Note that the tiny mirrors 141 in the DMD chip 14 rotate with respect to the axis a-b axis either in the clockwise or anti-clockwise direction when the digital signal is 0 or 1 according to the difference of the modulated voltages. When no modulated voltage is applied onto the chip 14, the tiny mirrors 141 extend in a direction parallel with a common plane defined by the chip 14. We generally call it a “Flat” status.

FIG. 3 illustrates how the projection lens unit 46 projects the projected image 26 onto the wall screen 24 by virtue of the reflected light beams R1 from the DMD chip 14. Note that the reflected light beams R1 from the incoming light beams Lo enter the projection lens unit 46 and are projected onto the wall screen 24 as a projected image when the tiny mirrors 141 are in the “On” status. On the other hand, the reflected light beams R2 from the incoming light beams Lo are directed away from the projection lens unit 46 when the tiny mirrors 141 are in the “Off” status so as to prevent undesired effect resulting on the projected image 26.

In fact, when the DMD chip 14 is in operation, several millions of the tiny mirrors 141 rotate reciprocally and ceaselessly in the clockwise and anti-clockwise directions (i.e. On>Flat>Off or Off>Flat>On). Under this condition, the reflected light beams generated during the converting period between the “On” and “Off” statuses, are generally known as “bias light beams”, and are not required for formation of the projected image. As a matter of fact, the bias light beams, which should not enter the projection lens unit 46, nevertheless enter the projection lens unit 46 during the converting period of the tiny mirrors 141 to cause the “ghost image” in the projected image 26. In other words, the “ghost image” is formed by the undesired internal reflection within the conventional DLP projector.

The conventional DLP projector is used in a conference room for presenting an intended scheme. Appearance of the “ghost image” during the presentation may lower the brightness and clarity of the projected image.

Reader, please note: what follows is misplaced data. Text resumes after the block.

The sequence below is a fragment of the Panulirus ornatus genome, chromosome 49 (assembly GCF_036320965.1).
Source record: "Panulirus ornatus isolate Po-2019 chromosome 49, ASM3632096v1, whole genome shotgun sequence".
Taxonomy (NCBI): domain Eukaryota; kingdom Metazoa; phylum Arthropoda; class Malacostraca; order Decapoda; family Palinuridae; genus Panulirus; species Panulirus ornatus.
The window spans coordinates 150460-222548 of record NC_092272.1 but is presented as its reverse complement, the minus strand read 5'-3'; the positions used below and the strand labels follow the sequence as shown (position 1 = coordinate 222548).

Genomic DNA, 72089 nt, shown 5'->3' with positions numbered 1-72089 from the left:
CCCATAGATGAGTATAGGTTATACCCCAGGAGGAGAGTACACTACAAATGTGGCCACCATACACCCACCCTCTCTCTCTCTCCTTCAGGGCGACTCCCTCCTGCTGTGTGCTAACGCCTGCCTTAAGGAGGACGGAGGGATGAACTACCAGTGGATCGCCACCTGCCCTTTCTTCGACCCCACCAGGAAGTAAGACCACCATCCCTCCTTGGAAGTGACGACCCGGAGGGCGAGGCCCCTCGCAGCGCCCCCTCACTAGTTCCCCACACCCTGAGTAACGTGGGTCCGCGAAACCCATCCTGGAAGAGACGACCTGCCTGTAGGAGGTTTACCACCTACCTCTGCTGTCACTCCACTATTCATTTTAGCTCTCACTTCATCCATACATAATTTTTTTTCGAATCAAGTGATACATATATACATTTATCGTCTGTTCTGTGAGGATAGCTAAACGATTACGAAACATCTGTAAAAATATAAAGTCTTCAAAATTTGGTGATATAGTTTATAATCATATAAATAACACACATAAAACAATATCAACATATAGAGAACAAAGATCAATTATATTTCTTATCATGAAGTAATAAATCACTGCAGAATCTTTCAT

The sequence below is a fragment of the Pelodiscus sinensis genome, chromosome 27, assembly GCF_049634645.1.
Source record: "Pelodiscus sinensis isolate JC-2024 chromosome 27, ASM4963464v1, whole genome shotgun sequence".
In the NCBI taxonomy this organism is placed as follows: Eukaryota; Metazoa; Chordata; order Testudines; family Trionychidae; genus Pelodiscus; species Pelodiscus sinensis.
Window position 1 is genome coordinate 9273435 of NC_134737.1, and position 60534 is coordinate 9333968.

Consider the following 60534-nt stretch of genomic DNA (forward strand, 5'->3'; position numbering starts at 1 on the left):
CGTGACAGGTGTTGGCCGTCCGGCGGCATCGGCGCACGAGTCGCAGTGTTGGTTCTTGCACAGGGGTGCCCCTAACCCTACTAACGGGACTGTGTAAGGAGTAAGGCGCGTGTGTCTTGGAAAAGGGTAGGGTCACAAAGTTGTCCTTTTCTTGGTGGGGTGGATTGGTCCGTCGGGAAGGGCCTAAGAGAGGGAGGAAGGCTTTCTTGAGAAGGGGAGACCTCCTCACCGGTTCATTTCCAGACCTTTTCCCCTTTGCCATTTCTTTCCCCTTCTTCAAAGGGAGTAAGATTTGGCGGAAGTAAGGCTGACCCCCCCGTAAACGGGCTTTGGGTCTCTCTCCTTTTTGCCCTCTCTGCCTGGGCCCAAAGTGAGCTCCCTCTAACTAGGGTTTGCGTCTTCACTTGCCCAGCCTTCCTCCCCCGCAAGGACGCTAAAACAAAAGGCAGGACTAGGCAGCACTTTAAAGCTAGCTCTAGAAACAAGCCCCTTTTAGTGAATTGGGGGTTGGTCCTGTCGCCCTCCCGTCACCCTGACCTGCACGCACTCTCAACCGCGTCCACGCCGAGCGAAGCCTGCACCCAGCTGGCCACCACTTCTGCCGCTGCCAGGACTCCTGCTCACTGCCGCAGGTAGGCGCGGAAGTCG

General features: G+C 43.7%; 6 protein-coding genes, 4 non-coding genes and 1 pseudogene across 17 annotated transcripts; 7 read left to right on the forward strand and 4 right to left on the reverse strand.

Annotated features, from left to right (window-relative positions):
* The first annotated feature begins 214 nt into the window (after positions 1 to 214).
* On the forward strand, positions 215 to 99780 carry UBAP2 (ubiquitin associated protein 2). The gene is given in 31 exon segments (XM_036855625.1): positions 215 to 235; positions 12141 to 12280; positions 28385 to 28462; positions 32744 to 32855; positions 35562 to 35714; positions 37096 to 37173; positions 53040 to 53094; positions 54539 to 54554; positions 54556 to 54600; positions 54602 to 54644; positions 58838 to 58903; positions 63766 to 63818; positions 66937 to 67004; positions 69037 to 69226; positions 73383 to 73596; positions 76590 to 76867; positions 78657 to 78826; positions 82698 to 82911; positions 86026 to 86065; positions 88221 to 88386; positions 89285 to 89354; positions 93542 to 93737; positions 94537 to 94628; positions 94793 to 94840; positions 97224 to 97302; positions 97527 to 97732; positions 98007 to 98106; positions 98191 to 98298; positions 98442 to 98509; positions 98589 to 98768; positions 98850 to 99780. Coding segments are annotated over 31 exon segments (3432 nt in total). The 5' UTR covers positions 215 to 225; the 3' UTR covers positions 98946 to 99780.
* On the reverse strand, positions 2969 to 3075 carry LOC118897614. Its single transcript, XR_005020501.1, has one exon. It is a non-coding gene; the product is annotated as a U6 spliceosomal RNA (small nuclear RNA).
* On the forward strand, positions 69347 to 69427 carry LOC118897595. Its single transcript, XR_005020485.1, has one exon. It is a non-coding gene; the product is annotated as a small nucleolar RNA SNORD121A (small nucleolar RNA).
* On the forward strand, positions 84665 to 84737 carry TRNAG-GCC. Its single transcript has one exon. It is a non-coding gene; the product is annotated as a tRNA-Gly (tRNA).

In case, the conventional DLP projector is used as part of a home theater system, the image projected onto the wall screen is required to be in better sharpness since the movie runs quickly. Under this condition, conversion of the tiny mirrors in the DMD chip between the “On” and “Off” statuses must also quicken in order to complement with the swift changing of the images. Appearance of the “ghost image” may lower the clarity and sharpness of the images being displayed, thereby degrading the display ability of the conventional DLP projector.

SUMMARY OF THE INVENTION

The object of the present invention is to provide a DLP projector including a shielding plate to prevent formation of ghost image in the projected image.

A projector apparatus according to the present invention includes: a light source for producing light beams; a micromirror device including an array of micromirrors for modulating and reflecting the light beams into image light beams; a projection lens unit for magnifying and projecting the image light beams and including an optical lens disposed adjacent to the micromirror device; and a light shielding plate mounted on the optical lens or between the micromirror device and the optical lens for covering bias light caused due to internal reflection so as to prevent formation of ghost image in the projected image.